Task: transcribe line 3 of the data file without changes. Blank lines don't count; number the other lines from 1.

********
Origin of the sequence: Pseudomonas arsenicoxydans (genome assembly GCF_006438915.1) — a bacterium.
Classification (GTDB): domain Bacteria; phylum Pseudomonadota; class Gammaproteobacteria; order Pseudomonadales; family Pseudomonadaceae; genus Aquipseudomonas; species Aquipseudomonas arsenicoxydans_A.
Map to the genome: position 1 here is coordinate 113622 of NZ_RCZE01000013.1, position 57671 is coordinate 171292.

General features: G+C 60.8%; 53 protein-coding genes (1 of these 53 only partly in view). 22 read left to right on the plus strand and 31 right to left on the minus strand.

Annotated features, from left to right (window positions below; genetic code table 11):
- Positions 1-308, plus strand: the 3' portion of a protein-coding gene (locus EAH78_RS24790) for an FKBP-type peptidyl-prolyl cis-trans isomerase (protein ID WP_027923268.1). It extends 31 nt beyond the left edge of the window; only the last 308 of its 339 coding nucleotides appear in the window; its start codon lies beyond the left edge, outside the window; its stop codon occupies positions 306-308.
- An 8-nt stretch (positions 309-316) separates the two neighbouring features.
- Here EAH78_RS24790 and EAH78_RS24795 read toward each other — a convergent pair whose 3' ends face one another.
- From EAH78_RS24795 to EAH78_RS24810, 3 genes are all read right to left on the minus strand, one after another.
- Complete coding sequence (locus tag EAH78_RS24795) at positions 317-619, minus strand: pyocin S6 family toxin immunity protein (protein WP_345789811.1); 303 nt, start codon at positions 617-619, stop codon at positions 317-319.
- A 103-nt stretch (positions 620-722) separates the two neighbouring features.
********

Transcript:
Map to the genome: position 1 here is coordinate 113622 of NZ_RCZE01000013.1, position 57671 is coordinate 171292.